Seated on the verandah of his small mud house, 90-year-old Durba Chandra Behera heaved a sigh of relief when he learnt Cyclone Phailin that made a landfall the night before had blown over the coast of Odisha.
He was relieved that his village on the state's northern coast had escaped the fury, that there were few human casualties where Phailin had hit hard, that the fear of a 1999-like super cyclone wouldn't be repeated.
But that didn't stop him from reliving the memories of the storm that devastated him 14 years ago. Behera lost half of his family to the super cyclone that killed more than 10,000 people and decimated 2.75 lakh homes along a 200-km stretch of the Odisha coastline.
"No food was made available for about seven days," said Behera, his voice trembling. He recalled the miseries caused by government apathy, the absence of any concrete plan of rescue and rehabilitation, and the abject lack of communications with the mainland making him feel being left at the mercy of the nature's fury.
Then and now
Cut to 2013, a lot has changed. Most villages are connected with roads. Cyclone shelters or government buildings are within a one kilometer of a village. Installation of Doppler radars has meant the Indian Meteorological Department's Phailin warning reached the Naveen Patnaik government four days before the cyclone struck on October 12.
A deep penetration of communication tools -- television sets and mobile phones - earned Odisha government accolades for a time-bound evacuation of 900,000 people.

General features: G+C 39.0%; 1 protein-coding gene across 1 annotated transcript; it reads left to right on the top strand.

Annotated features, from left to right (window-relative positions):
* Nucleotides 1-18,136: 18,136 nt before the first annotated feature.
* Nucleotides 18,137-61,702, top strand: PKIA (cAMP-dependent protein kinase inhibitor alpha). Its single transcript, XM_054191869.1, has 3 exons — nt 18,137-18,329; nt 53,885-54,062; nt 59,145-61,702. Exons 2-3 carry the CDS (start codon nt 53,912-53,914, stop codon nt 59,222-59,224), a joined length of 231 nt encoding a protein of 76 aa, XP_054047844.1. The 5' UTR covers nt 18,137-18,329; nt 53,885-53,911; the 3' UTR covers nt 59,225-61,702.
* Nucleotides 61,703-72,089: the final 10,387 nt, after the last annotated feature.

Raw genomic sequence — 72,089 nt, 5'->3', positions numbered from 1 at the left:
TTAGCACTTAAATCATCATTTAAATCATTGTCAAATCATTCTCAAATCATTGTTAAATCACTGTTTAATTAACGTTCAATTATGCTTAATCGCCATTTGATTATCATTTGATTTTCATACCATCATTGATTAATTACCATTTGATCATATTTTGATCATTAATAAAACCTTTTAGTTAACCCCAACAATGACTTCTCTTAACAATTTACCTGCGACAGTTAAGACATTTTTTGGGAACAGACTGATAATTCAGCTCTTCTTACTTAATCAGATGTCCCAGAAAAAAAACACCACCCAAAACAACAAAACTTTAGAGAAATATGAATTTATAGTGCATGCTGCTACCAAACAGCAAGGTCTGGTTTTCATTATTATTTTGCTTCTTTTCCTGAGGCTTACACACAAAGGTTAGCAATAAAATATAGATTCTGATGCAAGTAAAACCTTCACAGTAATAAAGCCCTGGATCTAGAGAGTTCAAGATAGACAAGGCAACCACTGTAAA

Then why are people like Behera assailed by doubts? Despite the state government's pro-active handling of the disaster and noteworthy centre-state coordination to bail minimise casualties, the doubt remains whether rehabilitation will be robust. Will the victims of the current disaster face the same problems that beset Behera in 1999?
The storm surged up to 15 feet in Behera's village in Balipatna, Jagatsinghpur district, 200 km north-east of Bhubaneswar. His mud home vanished and the family's only source of income -- a fertile paddy farm --turned into a waste-land. He with other villagers spent two nights on the rooftop of a school building flooded till the first floor.
"There was no television or mobile then," Behera recalled. A school teacher had rushed to the village hearing the cyclone warning on radio at Ersamma, about 20 km away. He took three hours on his bicycle to deliver the warning and by then the super-cyclone was about to hit.
Signs of trouble
The signs of government relief, despite the headway made, shows that little has changed since 1999. Post-Phailin, the relief has been slow and inadequate. Hindustan Times found that food supplies at majority of cyclone shelters in Ganjam was not adequate, leave alone in villages, even 48 hours after Phailin struck.
"We are going back to our village as there is not enough food for all of us here. Back home we can get some local fish," said 55-year-old Narayan Pradhan, while boarding a bus, he had himself arranged, at a make-shift shelter in a school at Ganjam's Barkul village.